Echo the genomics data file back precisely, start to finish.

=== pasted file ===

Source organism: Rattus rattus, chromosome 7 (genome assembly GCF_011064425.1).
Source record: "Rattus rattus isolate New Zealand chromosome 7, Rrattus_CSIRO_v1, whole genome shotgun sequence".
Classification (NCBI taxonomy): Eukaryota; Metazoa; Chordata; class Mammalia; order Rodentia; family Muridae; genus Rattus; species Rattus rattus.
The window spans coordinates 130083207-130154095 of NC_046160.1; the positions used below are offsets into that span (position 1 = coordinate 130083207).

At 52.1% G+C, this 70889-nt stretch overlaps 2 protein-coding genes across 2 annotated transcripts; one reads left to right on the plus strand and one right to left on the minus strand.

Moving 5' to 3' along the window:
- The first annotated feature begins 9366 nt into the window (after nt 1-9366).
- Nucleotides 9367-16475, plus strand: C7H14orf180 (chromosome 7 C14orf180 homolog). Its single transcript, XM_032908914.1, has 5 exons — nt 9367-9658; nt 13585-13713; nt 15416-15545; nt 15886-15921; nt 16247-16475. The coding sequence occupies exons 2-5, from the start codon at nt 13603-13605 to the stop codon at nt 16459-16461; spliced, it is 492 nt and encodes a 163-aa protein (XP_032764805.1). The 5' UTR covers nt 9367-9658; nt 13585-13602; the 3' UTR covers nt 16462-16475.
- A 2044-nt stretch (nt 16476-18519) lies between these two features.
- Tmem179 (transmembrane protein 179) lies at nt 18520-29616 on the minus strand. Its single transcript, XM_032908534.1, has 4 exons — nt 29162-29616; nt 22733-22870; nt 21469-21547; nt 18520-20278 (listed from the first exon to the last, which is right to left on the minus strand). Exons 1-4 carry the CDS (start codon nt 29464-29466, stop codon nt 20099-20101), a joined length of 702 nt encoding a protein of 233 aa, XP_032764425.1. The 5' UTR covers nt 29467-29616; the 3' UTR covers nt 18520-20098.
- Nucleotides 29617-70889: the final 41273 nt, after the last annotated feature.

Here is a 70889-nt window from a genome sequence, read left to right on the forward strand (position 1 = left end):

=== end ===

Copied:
Source organism: Rattus rattus, chromosome 7 (genome assembly GCF_011064425.1).
Source record: "Rattus rattus isolate New Zealand chromosome 7, Rrattus_CSIRO_v1, whole genome shotgun sequence".
Classification (NCBI taxonomy): Eukaryota; Metazoa; Chordata; class Mammalia; order Rodentia; family Muridae; genus Rattus; species Rattus rattus.
The window spans coordinates 130083207-130154095 of NC_046160.1; the positions used below are offsets into that span (position 1 = coordinate 130083207).

At 52.1% G+C, this 70889-nt stretch overlaps 2 protein-coding genes across 2 annotated transcripts; one reads left to right on the plus strand and one right to left on the minus strand.

Moving 5' to 3' along the window:
- The first annotated feature begins 9366 nt into the window (after nt 1-9366).
- Nucleotides 9367-16475, plus strand: C7H14orf180 (chromosome 7 C14orf180 homolog). Its single transcript, XM_032908914.1, has 5 exons — nt 9367-9658; nt 13585-13713; nt 15416-15545; nt 15886-15921; nt 16247-16475. The coding sequence occupies exons 2-5, from the start codon at nt 13603-13605 to the stop codon at nt 16459-16461; spliced, it is 492 nt and encodes a 163-aa protein (XP_032764805.1). The 5' UTR covers nt 9367-9658; nt 13585-13602; the 3' UTR covers nt 16462-16475.
- A 2044-nt stretch (nt 16476-18519) lies between these two features.
- Tmem179 (transmembrane protein 179) lies at nt 18520-29616 on the minus strand. Its single transcript, XM_032908534.1, has 4 exons — nt 29162-29616; nt 22733-22870; nt 21469-21547; nt 18520-20278 (listed from the first exon to the last, which is right to left on the minus strand). Exons 1-4 carry the CDS (start codon nt 29464-29466, stop codon nt 20099-20101), a joined length of 702 nt encoding a protein of 233 aa, XP_032764425.1. The 5' UTR covers nt 29467-29616; the 3' UTR covers nt 18520-20098.
- Nucleotides 29617-70889: the final 41273 nt, after the last annotated feature.

Here is a 70889-nt window from a genome sequence, read left to right on the forward strand (position 1 = left end):